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How to avoid excess credit card surcharges

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Credit card holders will be pleased to hear that the Reserve Bank has concluded its review of card payment regulation.

D-Day for the new standards is set for September 1, 2016, for large retailers and September 1, 2017, for other retailers, so there are only a few months to go before excess surcharging will be criminalised by the Australian Competition and Consumer Commission (ACCC).

What credit card surcharges should I be wary of?

credit card surcharges

From September, large retailers will be allowed to surcharge you only for the "reasonable cost" of accepting card payments.

This largely includes interchange fees, which have also been reduced for merchants. Acceptance costs for retailers will eventually be clearly defined in percentage terms, so you should stop seeing high fixed-amount surcharges for low-value purchases.

No credit card interchange fees will be permitted to exceed 0.8% and no debit interchange fees will be able to exceed 15 cents (for fixed amounts) or 0.20% (for percentage-based amounts).

The weighted average benchmark for debit cards will be lowered from 12c to 8c, which will come into effect on July 1, 2017. American Express companion cards will also be subject to the new interchange fee regulations.

How will I know if I'm paying too much?

The Reserve Bank says that Debit MasterCard and Visa Debit may cost merchants around 0.5% of the transaction value, while MasterCard and Visa Credit may cost around 1%-1.5%.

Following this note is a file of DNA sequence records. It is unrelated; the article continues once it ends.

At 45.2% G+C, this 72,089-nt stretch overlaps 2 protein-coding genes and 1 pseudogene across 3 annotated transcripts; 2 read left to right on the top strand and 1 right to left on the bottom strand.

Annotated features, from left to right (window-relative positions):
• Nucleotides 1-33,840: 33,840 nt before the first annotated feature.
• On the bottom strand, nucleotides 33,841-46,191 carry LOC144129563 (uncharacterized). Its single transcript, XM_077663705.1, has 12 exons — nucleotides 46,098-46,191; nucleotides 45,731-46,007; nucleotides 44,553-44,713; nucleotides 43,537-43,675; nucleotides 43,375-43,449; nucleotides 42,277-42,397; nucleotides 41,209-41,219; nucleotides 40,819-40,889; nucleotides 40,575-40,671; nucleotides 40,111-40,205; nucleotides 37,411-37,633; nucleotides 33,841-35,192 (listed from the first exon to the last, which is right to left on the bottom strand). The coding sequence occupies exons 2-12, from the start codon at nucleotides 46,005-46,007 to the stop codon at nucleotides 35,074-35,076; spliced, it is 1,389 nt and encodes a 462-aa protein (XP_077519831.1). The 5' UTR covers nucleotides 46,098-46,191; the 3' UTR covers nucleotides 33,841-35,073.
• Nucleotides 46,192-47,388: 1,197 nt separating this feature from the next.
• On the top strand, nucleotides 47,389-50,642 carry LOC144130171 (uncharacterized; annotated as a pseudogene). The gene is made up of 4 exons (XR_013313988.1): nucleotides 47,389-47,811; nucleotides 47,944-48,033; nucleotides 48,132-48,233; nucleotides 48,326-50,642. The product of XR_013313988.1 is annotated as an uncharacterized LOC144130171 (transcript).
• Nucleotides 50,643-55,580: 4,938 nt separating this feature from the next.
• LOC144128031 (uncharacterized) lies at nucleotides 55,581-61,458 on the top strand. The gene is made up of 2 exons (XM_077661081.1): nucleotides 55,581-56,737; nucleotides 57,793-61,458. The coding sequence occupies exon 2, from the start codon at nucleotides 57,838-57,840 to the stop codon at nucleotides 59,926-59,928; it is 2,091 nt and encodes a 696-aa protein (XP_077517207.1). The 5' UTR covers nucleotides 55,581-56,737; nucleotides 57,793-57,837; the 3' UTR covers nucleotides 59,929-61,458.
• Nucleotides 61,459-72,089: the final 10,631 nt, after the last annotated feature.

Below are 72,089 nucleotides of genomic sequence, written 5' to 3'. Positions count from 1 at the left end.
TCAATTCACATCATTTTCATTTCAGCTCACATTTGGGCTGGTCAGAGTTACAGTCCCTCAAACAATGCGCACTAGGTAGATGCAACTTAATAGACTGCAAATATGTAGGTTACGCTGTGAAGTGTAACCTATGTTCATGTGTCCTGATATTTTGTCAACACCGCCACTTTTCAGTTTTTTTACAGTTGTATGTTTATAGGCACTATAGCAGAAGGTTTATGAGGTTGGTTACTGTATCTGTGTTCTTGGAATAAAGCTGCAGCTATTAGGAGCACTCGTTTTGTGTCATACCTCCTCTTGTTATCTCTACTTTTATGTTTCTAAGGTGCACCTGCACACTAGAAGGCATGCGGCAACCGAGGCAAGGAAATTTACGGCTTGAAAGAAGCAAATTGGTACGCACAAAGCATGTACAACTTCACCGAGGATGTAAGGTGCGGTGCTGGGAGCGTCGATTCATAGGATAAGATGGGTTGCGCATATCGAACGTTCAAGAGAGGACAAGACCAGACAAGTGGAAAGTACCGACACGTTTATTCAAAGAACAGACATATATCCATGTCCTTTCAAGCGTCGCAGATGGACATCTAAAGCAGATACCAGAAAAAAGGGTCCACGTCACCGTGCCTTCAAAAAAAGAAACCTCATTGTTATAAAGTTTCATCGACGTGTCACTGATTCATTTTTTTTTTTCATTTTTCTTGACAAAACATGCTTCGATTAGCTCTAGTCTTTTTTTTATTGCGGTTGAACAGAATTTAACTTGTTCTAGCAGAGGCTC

For American Express card holders, the RBA says it is "not unusual" for merchants to pay around 2%-3% for a payment.

If you want to avoid a surcharge altogether, retailers are expected to offer you a way to pay without a surcharge, either with cash or via BPAY.

Surcharges must also be clearly stated at the point of sale, and be included in total customer refunds.

What should I do if I'm suspicious of credit card surcharges?

Sally Tindall, from RateCity, says if you think you're paying more than you should for paying with a card, you can register a complaint with the consumer watchdog.

"The ACCC has said it intends to focus on education and awareness of the new credit card surcharge rules. However, it has also indicated it won't turn a blind eye to breaches," she says.

"Legislation passed back in February has given them the teeth to pursue anyone breaking the new rules, including the ability to issue fines of up to $108,000, so it will be interesting to see how quickly they utilise these new powers after September 1."

It's important to remember that while the ACCC have been given the authority to police credit card issues, Tindall says that at the end of the day it's up to consumers to keep an eye out for wrongdoing and to lodge a complaint when something's gone wrong.

"The ACCC will also need to rely heavily on the general public for feedback as they won't have the resources to be everywhere," she says.

"If you think you've been slugged with an excessive surcharge you should contact the ACCC's complaints hotline or fill in their online complaints form."

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Steph Nash was a staff writer at Money until 2017.
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